driving in the summer

Gasoline Demand Strengthens Heading Into Summer Driving Season

A DTN webinar examines economic drivers as more motorists hit the road.
Melissa Kress
Senior News Editor
Melissa Kress profile picture

MINNEAPOLIS — Convenience stores sell 80 percent of the fuel purchased in the United States, so what happens at the pump is top of mind for operators in the channel. After a year of uncertainty at the forecourt, indicators are beginning to point in the right direction.

"Where is demand? It is moving up and that's good news. Gasoline demand is strengthening," Brian Milne, DTN energy editor and analyst, said during the company's recent "Size Up Summer Season Gasoline Demand" webinar.

In fact, the U.S. Energy Information Administration (EIA) reported that gasoline demand moved above 9 million barrels per day in mid-April for the first time since August and for only the second time since the pandemic-induced lockdowns that occurred in March 2020, according to Milne.

"This trend is bolstered by the end of some business restrictions and progress in vaccines. We have improving market sentiment," he noted, adding that the Easter holiday in early April helped drive demand as well.

Comparatively, the Federal Highway Administration had reported that during January and February, vehicle miles driven were down nearly 12 percent vs. the same two months in 2020, Milne cited. 

Economic Drivers

Looking at traditional economic drivers, employment is key to understanding gasoline demand. Citing U.S. Labor Department statistics, Milne noted that unemployment claims are trending downward. The department's numbers showed that the national employment rate was 6 percent in March, compared to 14.8 percent in April 2020.

"That's a pretty big decline and certainly great progress," he said.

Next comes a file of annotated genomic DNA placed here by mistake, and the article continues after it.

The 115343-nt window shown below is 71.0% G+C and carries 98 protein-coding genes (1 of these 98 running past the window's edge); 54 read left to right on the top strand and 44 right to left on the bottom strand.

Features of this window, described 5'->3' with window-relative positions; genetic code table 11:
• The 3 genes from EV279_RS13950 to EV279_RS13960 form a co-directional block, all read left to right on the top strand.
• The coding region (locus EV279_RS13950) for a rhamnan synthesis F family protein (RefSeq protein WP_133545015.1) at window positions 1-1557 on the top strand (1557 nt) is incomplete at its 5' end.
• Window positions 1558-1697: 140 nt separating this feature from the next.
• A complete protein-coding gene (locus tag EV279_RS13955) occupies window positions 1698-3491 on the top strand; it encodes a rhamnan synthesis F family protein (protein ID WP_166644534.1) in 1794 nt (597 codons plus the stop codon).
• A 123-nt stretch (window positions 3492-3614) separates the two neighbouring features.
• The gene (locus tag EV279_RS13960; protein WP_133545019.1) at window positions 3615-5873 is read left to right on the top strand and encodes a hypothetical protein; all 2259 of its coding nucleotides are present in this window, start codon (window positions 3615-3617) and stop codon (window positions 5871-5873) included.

However, the employment picture does continue to show some weakness. There were 9.71 million unemployed in March 2021 vs. 5.71 million in February 2020.

"The reality is that while what we see in employment is certainly historic and the growth in new jobs is wonderful, we took an enormous hit last year — which is also a historical event — and the growth in gasoline demand is going to be limited going forward until more people find work," Milne explained.

Of those employed, 21 percent of individuals worked remotely in March 2021, down from 22.7 percent in February.

"The big question going forward is: How durable is remote work?" he posed, adding that this is a major consideration for gasoline retailers.

Another economic driver is discretionary spending, which "exploded higher" in March, Milne said. "With the unemployment situation, this shouldn’t be happening; we shouldn't be seeing such strong discretionary spending," he said.

But there has been "extraordinary spending" by the federal government over the past year, according to the analyst, including stimulus checks that were directly deposited into the bank accounts of millions of Americans. That blurs the picture, he said.

The rise in discretionary spend is expected to continue as the number of vaccinations rise and more consumers feel comfortable dining out.

Summer 2021 Forecast

According to EIA, this year's summer gasoline demand is expected to hit 8.8 million barrels per day, up 13.2 percent from 7.8 million barrels per day in the summer of 2020. Still, that forecasted number is down 7 percent compared to the summer of 2019, Milne pointed out.

This summer's gasoline demand is expected to peak in August at 9.1 million barrels per day. By comparison, demand in August 2019 was 9.9 million barrels per day and demand in August 2020 was 8.5 million barrels per day.

In addition, EIA forecasts that the regular-grade gasoline retail price will average $2.78 per gallon this summer, compared to $2.07 per gallon last summer.

Minneapolis-based DTN provides analysis and information on weather, agricultural, energy, and the commodity market. 

About the Author

Melissa Kress is Senior News Editor of Convenience Store News. Read More